First of all, the Instagram situation. I’m going to be very frank with you—and please bear in mind that this is based on my values and beliefs and boundaries and not yours!! A distinction which might fundamentally negate what I am about to say. I do think you’re “overreacting.” First of all, I fucking hate hate hate that word with my life. The word “overreacting” has been weaponized against everyone who isn’t a cis straight white male for sooooooo long that it has lost much meaning. There’s no low-key way to tell someone, “Yeah, I do think you’re overreacting but it’s no big deal because we all overreact to things all the time. Honestly, probably something deeper is going on. Let’s try to figure out what it is.” BUT THAT IS EXACTLY WHAT I’M GOING TO TELL TO YOU. In the kindest, gentlest way possible—and, if it is possible, without the heavy, heavy negative cultural connotations—I do think you’re blowing the Instagram thing out of proportion.
There is—as I’m sure you know logically—literally nothing to worry about about this woman or any other on Instagram. Your partner seems incredibly up front and open about what this meant to him. A naked body is a naked body. Like you said, he watches porn so it’s not like he isn’t seeing them. Additionally, I don't think anyone is going to see your boyfriend liking another woman’s public instagram photos and think, “Wow, this guy is a sick freak/Wow, this guy wants to cheat” simply because he liked the photo. It’s 2021; we’ve all got our bodies out everywhere. I do NOT say that because that needs to be your boundary. (I’ll get to this in a minute). I say that as assurance that this really is not something you need to worry about from your boyfriend. Let me figure out Blues Clue’s for you: Titties are very nice to look at. That’s the beginning middle and end of that.
That doesn’t mean that it didn’t hurt you!!! It did!!! And your hurt can be outsized compared to the offense. That’s allowed. It happens to all of us all the time. (Ready for a word that has been entirely overused and perverted from its original meaning?) Almost everyone has emotional triggers. What they trigger within us varies wildly from person to person and from event to event. Take, for example, yelling. Because I grew up with a stepmom who screamed and yelled a lot, it makes me SHUT DOWN. It scares me. I cannot abide yelling. I had to explain to my boyfriend that when he yells at his video games (lmaooo) even though I logically know that I am not in danger, I tense up. I get nervous. It derails my brain. Another friend of mine’s trigger is that she is very worried that her partner won’t want to get married/have kids with her as much as she will want to, that they will feel forced by her and eventually start to resent her. That’s a huge trigger for her, and any whiff of her partner not being enthusiastic often leads to her feeling insecure and shitty. Now, how we both deal with our triggers is vastly different from one another.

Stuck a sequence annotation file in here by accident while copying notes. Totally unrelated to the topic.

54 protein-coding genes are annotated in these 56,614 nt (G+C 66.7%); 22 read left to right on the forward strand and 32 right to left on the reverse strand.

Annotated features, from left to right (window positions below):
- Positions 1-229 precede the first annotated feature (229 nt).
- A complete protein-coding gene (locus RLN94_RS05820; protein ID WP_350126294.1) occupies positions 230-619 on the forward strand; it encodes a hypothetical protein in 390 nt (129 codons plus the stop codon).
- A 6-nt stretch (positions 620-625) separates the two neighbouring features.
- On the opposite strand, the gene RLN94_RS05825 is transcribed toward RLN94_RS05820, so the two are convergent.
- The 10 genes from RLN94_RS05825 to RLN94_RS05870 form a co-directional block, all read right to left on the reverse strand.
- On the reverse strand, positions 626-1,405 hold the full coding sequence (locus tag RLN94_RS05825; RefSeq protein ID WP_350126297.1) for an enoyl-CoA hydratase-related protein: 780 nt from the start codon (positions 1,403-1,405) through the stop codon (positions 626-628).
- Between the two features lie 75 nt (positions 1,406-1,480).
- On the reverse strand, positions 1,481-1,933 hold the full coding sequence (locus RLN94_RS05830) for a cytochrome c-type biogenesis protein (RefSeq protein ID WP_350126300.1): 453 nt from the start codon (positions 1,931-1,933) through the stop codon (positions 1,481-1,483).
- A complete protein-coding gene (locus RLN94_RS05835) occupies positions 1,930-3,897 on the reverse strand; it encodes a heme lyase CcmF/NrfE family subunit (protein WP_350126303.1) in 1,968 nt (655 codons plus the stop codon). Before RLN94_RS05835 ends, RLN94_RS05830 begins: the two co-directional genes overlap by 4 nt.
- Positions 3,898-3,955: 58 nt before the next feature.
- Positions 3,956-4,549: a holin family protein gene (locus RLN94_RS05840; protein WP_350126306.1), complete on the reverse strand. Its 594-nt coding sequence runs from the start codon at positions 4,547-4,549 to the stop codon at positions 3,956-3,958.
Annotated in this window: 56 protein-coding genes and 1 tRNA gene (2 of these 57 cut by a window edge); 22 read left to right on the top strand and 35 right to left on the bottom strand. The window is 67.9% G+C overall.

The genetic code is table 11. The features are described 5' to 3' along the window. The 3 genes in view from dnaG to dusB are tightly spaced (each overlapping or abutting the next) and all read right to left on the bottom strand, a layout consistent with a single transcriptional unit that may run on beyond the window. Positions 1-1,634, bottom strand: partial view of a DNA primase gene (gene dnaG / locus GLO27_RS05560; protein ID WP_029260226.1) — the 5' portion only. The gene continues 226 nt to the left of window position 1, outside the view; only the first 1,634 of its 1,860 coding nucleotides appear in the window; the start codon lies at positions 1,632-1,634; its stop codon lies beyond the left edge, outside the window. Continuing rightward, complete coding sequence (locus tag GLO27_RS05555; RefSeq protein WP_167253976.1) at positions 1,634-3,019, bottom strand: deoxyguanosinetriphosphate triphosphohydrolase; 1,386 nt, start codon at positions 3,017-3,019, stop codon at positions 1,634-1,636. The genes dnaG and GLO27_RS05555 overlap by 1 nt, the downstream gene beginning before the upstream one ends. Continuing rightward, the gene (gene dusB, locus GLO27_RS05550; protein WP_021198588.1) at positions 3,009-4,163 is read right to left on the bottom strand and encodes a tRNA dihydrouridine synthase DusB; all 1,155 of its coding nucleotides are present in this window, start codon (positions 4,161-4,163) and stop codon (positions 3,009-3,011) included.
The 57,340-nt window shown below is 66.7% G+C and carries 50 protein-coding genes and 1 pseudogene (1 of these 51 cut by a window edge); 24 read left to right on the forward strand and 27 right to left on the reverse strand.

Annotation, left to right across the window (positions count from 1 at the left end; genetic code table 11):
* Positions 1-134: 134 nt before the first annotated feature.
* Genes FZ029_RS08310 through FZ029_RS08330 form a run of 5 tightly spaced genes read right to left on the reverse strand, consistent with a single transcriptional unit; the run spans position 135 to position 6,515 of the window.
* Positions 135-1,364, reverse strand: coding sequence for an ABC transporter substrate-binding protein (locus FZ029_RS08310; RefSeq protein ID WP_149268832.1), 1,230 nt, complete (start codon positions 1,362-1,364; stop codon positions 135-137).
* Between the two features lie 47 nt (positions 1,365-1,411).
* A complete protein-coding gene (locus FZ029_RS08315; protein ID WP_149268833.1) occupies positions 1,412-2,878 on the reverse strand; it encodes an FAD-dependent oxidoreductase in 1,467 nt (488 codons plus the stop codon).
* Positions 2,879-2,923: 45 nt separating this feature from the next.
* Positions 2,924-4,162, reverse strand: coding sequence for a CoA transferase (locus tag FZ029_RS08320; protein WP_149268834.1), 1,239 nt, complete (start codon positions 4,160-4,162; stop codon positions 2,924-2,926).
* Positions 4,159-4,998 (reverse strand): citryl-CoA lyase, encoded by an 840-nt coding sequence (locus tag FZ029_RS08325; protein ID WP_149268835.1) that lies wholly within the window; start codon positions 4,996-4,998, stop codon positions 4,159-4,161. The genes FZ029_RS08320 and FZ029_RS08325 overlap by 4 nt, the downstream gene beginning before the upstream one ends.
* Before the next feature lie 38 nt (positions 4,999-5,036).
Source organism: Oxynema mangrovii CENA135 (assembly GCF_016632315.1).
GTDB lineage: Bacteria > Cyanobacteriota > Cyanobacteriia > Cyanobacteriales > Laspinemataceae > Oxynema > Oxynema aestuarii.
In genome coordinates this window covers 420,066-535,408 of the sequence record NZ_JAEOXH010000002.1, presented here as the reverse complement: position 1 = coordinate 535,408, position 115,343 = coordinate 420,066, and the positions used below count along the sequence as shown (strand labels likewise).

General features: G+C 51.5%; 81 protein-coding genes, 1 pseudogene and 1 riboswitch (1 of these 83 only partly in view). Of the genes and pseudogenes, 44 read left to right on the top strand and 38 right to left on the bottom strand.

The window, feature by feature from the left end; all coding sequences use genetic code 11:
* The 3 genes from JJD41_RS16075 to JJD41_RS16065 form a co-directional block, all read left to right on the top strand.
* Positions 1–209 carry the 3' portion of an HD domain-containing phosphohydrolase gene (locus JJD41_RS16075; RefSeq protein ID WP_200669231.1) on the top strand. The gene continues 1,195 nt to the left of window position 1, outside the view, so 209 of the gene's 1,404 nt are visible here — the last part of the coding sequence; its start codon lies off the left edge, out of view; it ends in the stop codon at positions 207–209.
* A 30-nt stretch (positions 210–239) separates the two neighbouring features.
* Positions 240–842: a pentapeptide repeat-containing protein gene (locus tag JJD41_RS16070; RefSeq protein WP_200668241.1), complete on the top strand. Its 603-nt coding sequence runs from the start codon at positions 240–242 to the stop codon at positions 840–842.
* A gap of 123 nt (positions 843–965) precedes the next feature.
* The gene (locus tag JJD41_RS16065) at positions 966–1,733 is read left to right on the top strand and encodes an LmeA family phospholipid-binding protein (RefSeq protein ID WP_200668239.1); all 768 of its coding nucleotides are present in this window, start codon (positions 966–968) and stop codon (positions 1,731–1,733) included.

One thing that is !!!REQUIRED!!! for good communication is to let your partner know about these triggers. (He has triggers too, remember! He has to let you know his, too!) And not just know that they exist, but the why behind them. For you—and this is incredibly common! I share a lot of this!—it seems like him giving other people validation, especially public validation about their bodies, is a trigger for you because you often feel insecure about your body. (Incredibly normal!!!! Although, as a note, I would like to ASSURE you that your boyfriend can enjoy an unlimited number of other people’s bodies and is still jazzed out of his fucking mind about yours). Try to figure out why certain things make you feel insecure. Maybe it’s that a past partner or family member made you feel bad about them before. Maybe it’s a traumatic experience in the past. After you two have this conversation about what makes you feel small and insecure, after you two are really excruciatingly honest SET BOUNDARIES THAT WORK FOR BOTH OF YOU!! Talk out what your expectations are about Instagram and other people. It’s perfectly ok for you to say out loud, “Hey, I don’t want to control your actions online at all, but X, Y and Z really make me feel shitty, how can we deal with that that seems fair to both of us?” Your boundaries do not have to be the same as mine or your best friends’ or whatever. They just have to work for both of you and not be controlling or cruel.
Ultimately, the reason you “overreacted” to the Instagram interaction is that you’re hurt. You’re smart enough to have made connections about what you’re feeling about the Instagram situation and the room in his house he doesn’t make / the compliments he doesn’t give you / the “I love you” he won’t say back. YOU made that connection, not me; you’re so close to The Big Issue. In fact, I think you know The Big Issue subconsciously, but you don’t have the right words for it yet, so all you have is this indirect evidence.
The Big Issue, as I see it, is that he’s not giving you validation in ways that would help you feel secure in this relationship. Ways that you believe you have communicated that you need from him. I am here to tell you that all of us are Big Dipshits when it comes to loving people and often, even if the other person believes they have made it clear what they need, we did not understand. You may think beyond a shadow of a doubt that you have made clear to your boyfriend how important having space in his house is to you; he may still be unaware, especially because he hasn’t been in a relationship for a while. (Also, MASSIVE GENERALIZATION here but: men are often really bad at picking up on “hints” / “patterns”). Spell it out again or— and I actually recommend this even more—work backward and find out what the trigger is behind him not making space in his house and talk about THAT.